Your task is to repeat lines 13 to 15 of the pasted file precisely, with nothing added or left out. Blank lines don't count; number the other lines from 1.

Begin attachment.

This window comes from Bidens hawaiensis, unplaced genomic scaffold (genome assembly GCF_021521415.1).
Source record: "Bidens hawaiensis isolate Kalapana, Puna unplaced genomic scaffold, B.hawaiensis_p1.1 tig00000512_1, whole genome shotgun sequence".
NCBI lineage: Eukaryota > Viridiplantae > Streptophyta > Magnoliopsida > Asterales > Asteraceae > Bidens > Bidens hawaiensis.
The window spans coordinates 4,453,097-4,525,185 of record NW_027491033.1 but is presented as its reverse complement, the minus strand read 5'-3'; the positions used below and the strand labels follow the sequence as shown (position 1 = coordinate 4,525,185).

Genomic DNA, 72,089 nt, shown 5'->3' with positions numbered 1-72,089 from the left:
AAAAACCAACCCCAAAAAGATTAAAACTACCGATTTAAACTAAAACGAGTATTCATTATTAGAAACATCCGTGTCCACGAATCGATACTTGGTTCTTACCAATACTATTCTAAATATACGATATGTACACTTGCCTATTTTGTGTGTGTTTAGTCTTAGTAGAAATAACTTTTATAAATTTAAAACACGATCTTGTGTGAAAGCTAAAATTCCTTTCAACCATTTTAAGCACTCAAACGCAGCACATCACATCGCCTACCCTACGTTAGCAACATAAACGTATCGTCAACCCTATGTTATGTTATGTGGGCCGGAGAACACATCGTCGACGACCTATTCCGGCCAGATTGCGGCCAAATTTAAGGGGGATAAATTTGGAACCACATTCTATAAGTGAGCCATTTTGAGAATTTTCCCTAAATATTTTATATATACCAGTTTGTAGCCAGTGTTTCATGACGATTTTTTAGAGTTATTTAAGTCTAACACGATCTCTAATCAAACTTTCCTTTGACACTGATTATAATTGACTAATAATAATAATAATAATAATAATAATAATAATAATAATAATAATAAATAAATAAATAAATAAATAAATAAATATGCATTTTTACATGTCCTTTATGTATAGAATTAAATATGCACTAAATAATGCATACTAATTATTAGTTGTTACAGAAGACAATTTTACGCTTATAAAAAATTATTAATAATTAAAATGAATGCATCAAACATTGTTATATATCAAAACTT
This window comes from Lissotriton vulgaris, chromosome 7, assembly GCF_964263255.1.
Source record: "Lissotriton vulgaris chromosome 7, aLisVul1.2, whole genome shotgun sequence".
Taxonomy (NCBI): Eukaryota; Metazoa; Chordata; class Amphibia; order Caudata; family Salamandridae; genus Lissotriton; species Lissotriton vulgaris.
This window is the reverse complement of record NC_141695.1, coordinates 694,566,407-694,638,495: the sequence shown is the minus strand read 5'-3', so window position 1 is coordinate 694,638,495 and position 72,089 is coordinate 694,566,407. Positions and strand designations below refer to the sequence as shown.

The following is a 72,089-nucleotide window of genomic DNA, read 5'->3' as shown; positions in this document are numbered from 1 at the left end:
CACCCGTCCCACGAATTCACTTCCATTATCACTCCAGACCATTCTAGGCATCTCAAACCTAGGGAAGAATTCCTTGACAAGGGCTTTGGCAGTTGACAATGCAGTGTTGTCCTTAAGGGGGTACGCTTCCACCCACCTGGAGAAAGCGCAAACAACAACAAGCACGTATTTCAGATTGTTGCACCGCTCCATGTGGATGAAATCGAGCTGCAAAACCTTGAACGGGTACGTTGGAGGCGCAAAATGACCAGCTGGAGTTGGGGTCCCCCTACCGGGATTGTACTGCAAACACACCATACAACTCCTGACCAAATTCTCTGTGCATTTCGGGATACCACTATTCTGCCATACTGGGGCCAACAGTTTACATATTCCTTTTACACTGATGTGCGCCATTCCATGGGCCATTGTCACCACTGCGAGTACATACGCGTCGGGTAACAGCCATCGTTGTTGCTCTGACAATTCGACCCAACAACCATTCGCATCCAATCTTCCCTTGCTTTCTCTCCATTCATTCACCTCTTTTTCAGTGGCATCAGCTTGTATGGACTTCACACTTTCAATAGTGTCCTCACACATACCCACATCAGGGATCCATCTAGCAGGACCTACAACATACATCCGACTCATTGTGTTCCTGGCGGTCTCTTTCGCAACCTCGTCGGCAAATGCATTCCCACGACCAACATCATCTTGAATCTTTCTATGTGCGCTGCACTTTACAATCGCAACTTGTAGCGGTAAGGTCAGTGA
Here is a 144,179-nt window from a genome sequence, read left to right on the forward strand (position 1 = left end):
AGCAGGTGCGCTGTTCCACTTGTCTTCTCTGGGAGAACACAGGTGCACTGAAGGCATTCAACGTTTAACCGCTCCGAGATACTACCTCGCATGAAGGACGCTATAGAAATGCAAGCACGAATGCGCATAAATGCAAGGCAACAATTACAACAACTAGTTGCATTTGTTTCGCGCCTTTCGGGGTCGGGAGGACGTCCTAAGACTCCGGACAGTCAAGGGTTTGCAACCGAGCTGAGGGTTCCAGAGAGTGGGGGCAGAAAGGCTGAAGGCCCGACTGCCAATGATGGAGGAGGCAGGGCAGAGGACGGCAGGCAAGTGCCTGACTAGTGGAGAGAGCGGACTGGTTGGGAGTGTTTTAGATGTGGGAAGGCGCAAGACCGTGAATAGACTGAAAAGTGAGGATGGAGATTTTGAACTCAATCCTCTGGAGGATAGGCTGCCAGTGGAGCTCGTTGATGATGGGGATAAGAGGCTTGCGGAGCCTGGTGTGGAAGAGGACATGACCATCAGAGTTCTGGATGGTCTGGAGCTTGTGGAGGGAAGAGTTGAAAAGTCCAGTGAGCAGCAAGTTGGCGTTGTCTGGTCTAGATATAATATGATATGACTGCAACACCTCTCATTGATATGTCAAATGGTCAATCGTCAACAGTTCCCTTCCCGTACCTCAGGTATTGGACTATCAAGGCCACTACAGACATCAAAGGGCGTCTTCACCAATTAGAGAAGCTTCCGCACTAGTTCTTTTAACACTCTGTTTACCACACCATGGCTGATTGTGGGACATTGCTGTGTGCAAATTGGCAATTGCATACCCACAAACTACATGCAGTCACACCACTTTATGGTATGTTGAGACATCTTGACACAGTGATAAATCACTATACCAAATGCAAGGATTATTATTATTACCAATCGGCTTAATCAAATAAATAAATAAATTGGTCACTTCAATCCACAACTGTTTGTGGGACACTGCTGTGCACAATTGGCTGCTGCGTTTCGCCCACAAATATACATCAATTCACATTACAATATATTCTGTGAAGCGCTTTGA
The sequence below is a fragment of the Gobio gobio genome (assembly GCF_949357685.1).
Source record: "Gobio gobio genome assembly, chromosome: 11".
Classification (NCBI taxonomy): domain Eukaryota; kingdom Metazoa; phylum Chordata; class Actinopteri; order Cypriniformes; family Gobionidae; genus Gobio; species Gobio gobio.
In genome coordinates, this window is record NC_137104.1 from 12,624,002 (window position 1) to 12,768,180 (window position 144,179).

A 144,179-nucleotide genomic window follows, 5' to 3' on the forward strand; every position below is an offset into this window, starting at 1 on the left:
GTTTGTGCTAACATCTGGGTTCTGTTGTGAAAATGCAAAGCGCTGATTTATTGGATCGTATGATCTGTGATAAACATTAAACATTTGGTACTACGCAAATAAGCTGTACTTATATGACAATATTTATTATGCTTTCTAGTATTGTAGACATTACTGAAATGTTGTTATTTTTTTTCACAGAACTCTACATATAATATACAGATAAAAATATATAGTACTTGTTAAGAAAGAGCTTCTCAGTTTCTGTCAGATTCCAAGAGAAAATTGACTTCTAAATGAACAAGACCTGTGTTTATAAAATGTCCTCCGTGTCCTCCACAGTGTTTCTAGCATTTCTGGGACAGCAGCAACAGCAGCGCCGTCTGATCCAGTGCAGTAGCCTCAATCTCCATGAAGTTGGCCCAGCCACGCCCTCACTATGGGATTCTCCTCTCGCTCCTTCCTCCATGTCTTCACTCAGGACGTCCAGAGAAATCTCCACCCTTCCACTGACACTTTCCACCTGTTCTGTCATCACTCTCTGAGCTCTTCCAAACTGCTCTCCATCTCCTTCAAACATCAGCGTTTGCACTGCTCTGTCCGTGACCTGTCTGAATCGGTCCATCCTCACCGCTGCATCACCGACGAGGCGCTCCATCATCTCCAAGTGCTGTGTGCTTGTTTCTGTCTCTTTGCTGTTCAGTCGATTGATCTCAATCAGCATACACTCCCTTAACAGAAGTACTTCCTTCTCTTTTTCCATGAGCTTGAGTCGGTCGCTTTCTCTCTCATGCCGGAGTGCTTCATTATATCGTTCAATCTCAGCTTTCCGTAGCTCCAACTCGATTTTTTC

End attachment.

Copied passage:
Here is a 144,179-nt window from a genome sequence, read left to right on the forward strand (position 1 = left end):
AGCAGGTGCGCTGTTCCACTTGTCTTCTCTGGGAGAACACAGGTGCACTGAAGGCATTCAACGTTTAACCGCTCCGAGATACTACCTCGCATGAAGGACGCTATAGAAATGCAAGCACGAATGCGCATAAATGCAAGGCAACAATTACAACAACTAGTTGCATTTGTTTCGCGCCTTTCGGGGTCGGGAGGACGTCCTAAGACTCCGGACAGTCAAGGGTTTGCAACCGAGCTGAGGGTTCCAGAGAGTGGGGGCAGAAAGGCTGAAGGCCCGACTGCCAATGATGGAGGAGGCAGGGCAGAGGACGGCAGGCAAGTGCCTGACTAGTGGAGAGAGCGGACTGGTTGGGAGTGTTTTAGATGTGGGAAGGCGCAAGACCGTGAATAGACTGAAAAGTGAGGATGGAGATTTTGAACTCAATCCTCTGGAGGATAGGCTGCCAGTGGAGCTCGTTGATGATGGGGATAAGAGGCTTGCGGAGCCTGGTGTGGAAGAGGACATGACCATCAGAGTTCTGGATGGTCTGGAGCTTGTGGAGGGAAGAGTTGAAAAGTCCAGTGAGCAGCAAGTTGGCGTTGTCTGGTCTAGATATAATATGATATGACTGCAACACCTCTCATTGATATGTCAAATGGTCAATCGTCAACAGTTCCCTTCCCGTACCTCAGGTATTGGACTATCAAGGCCACTACAGACATCAAAGGGCGTCTTCACCAATTAGAGAAGCTTCCGCACTAGTTCTTTTAACACTCTGTTTACCACACCATGGCTGATTGTGGGACATTGCTGTGTGCAAATTGGCAATTGCATACCCACAAACTACATGCAGTCACACCACTTTATGGTATGTTGAGACATCTTGACACAGTGATAAATCACTATACCAAATGCAAGGATTATTATTATTACCAATCGGCTTAATCAAATAAATAAATAAATTGGTCACTTCAATCCACAACTGTTTGTGGGACACTGCTGTGCACAATTGGCTGCTGCGTTTCGCCCACAAATATACATCAATTCACATTACAATATATTCTGTGAAGCGCTTTGA
The sequence below is a fragment of the Gobio gobio genome (assembly GCF_949357685.1).